Facebook’s News Feed algorithm has been the bane of many a marketer’s existence for months, but Copenhagen-based Komfo released a study last week with tips on how to make the changes work for Pages.
The bottom line of the study is that businesses must create Facebook relevant and engaging content, and move away from the idea that a large fan base will make a brand exceptional. This might seem like a no-brainer, but Komfo says its more important to have a smaller fan base that truly loves a brand and wants to engage with it.
Hans Tosti, Komfo’s Customer Development Specialist, said in a blog post:
Brands should focus on having smaller fan bases, create some local pages and actually ensure that the users who like their page really love the brand and want to engage with it. Fan engagement is a crucial factor on Facebook, and as long as you prove to Facebook that your fans really are willing to engage with you, no matter the size of your fanbase, the algorithms will automatically ensure that your brand shines through in the newsfeed.
Though Facebook has tried to make its link share post format more visual, with bigger images, many marketers still prefer to simply post photos (usually with a link) to their Facebook pages.
A new study by Socialbakers, a Facebook Preferred Marketing Developer, of Facebook posts in a month by more than 30,000 brands shows that 75 percent of the content posted were photos. Links were the next biggest group, with 10 percent. The reason why? 87 percent of the engagement happens on photos, Socialbakers found among the top 10 percent of posts.
Brands are increasingly taking to Instagram to attract new customers, deliver visually pleasing content to current fans, and give everyone an inside look at companies.
So which industries are doing this the best? According to Socialbakers’ latest Instagram performance report, fast-moving consumer goods brands (FMCG) and home & living accounts.
Travel-related pages are some of the most popular on Facebook and major airlines such as Southwest and Virgin utilize Facebook to entice travelers with deals and timely posts.
How can advertisers utilize the social network to attract those with wanderlust? That’s what Facebook Strategic Preferred Marketing Developer Ampush wanted to find out.
The company put together a comprehensive infographic, showing how advertisers can cater to travelers on Facebook. Click below to check it out.
Previously, Break.com’s Facebook page had 273k fans, but 339k active users. You don’t have to be a fan to interact with the page, so being a “fan” is not as important as it once was.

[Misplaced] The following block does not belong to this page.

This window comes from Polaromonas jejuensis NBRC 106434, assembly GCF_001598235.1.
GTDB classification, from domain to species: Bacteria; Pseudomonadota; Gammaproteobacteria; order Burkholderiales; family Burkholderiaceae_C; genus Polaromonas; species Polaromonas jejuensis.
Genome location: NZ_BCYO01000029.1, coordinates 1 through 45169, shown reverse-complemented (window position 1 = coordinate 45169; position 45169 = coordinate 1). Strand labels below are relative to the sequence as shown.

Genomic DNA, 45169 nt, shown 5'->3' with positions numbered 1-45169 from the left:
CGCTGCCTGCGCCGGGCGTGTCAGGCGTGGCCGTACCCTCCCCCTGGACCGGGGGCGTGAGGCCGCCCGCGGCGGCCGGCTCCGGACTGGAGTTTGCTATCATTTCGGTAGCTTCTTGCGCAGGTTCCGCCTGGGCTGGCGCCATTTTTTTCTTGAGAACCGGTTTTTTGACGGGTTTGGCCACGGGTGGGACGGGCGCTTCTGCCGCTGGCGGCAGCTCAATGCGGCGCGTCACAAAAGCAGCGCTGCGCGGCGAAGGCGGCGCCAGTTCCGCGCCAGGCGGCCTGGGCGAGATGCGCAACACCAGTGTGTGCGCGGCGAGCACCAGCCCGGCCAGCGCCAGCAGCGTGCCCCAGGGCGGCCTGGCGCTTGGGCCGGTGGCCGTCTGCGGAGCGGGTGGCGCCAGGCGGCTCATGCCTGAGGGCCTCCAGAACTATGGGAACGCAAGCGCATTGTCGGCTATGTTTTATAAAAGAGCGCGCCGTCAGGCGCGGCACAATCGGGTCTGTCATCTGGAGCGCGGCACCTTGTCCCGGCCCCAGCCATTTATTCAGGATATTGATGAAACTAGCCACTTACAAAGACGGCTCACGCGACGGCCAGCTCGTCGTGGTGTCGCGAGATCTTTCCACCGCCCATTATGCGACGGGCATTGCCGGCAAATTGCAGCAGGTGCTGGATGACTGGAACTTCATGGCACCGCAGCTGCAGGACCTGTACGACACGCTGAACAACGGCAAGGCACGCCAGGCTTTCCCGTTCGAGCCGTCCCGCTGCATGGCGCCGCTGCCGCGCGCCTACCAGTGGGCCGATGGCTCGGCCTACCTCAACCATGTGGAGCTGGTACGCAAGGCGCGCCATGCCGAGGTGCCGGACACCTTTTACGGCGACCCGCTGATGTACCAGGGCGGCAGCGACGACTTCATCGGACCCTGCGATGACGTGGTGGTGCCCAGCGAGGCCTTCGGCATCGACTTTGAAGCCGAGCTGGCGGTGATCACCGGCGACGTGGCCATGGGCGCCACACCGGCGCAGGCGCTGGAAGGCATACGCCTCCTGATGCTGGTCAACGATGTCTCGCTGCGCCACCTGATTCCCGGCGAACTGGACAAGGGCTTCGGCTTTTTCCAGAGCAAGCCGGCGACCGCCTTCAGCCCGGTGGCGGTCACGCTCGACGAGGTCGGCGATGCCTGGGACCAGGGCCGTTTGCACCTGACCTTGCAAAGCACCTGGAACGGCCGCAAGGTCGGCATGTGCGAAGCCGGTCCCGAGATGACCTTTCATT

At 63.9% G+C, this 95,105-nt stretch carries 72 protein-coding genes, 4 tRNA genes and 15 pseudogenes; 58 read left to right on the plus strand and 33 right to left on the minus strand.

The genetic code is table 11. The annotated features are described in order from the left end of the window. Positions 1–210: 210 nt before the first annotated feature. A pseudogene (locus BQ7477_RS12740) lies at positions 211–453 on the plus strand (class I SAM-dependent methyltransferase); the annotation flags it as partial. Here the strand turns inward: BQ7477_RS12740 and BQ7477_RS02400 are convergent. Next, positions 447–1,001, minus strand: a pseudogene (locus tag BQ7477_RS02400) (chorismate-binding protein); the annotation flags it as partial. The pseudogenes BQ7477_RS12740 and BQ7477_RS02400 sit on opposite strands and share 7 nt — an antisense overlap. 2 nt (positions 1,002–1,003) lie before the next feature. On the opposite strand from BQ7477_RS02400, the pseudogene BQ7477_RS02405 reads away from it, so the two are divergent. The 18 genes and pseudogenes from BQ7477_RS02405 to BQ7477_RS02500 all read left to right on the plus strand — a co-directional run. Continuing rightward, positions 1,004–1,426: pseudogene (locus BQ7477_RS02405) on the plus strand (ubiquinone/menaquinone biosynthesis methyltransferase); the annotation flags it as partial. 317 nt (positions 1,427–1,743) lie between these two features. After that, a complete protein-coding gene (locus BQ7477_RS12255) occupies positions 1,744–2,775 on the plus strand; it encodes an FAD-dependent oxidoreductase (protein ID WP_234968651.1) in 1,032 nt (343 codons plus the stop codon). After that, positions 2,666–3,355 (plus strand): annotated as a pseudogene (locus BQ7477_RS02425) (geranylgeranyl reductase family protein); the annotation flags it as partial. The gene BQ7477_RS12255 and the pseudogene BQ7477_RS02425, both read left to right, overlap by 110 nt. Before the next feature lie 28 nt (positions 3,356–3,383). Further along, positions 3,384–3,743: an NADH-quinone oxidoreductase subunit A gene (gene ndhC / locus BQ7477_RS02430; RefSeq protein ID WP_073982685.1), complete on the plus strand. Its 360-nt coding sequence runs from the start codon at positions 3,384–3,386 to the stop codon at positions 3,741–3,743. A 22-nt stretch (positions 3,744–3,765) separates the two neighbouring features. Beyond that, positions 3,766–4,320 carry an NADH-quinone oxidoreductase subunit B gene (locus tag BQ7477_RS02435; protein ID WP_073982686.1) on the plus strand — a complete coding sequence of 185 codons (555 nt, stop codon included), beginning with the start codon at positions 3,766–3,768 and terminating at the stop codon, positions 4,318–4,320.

Likely, the fans are first to consume the content, who then activate others to like, comment, and share. These secondary interactions are key to the high engagement. The fact that people can “like” the content and also “like” the page is an intentional confusion on Facebook’s part.
The unique reach of these 273k fans is 82,797,695 users worldwide. This is 303 friends per fan. Facebook has said that the average number of friends per user is 130. We know the average fan has 320 friends (since not all users are fans of pages).
I tend to judge businesses’ social media efforts based on how much content optimization they are doing based on data. A lot of Facebook marketers simply post content and hope for the best – safe to say this isn’t the best way to run your page, and definitely won’t lead to constant improvement in your efforts.
We all have to report to someone, be it clients, our marketing director, or the business owner. Naturally, everyone wants to show improvements in what they’re doing. The first step in achieving improvement is to start tracking your key metrics if you aren’t already. You can do this using Facebook Insights, or more detailed analytics platforms like Socialbakers.
One of the best way to gain new fans and find out who your biggest brand advocates are is through a Facebook contest.
However, contests aren’t for everyone.
How can you determine that your fanbase is ripe for a contest — and then how can you pull it off right? Shortstack created an infographic to guide Facebook marketers and page admins through this process.
Click below to see the infographic.
Trying to find some way to build your Facebook fanbase, but don’t have a bunch of money for page like ads?
Here are some tips and tricks to get more likes, courtesy of Who Is Hosting This?
Click below for the infographic.
Facebook on Monday introduced a new design for Facebook pages, making things such as key performance indicators more easily visible for managers, and location info easier to find for fans.
However, this move also signals that Facebook is moving away from tabs — which have been a popular tool for many Facebook marketers to draw attention to contests as well as get users to visit other entities such as an Instagram feed or website. Page admins can still draw users to the company website, a contest, or anything else, but it’s becoming clear that this will have to be done through News Feed posts and not direct visits to a page’s timeline.
When many page admins and marketers saw the new design, they wondered, “Where did the tabs go?”
As more and more people talk about current events on Facebook, developers within the media industry are looking for some way to join the conversation. So to offer companies a solution into the data behind trending topics on the social network, Facebook announced Friday the launch of Public Content Solutions.
Public Content Solutions (PCS) offers support and resources to partners using Facebook’s Public Feed API and Keyword Insights API. Partners who take part in PCS will receive a badge to display, as well as support from the PCS team and access to Facebook’s Media Partnerships team. Initial partners in the PCS program include Arktan, telescope, never.no, Timeline Labs, Tagboard, Vizrt, Reality Check and SnappyTV.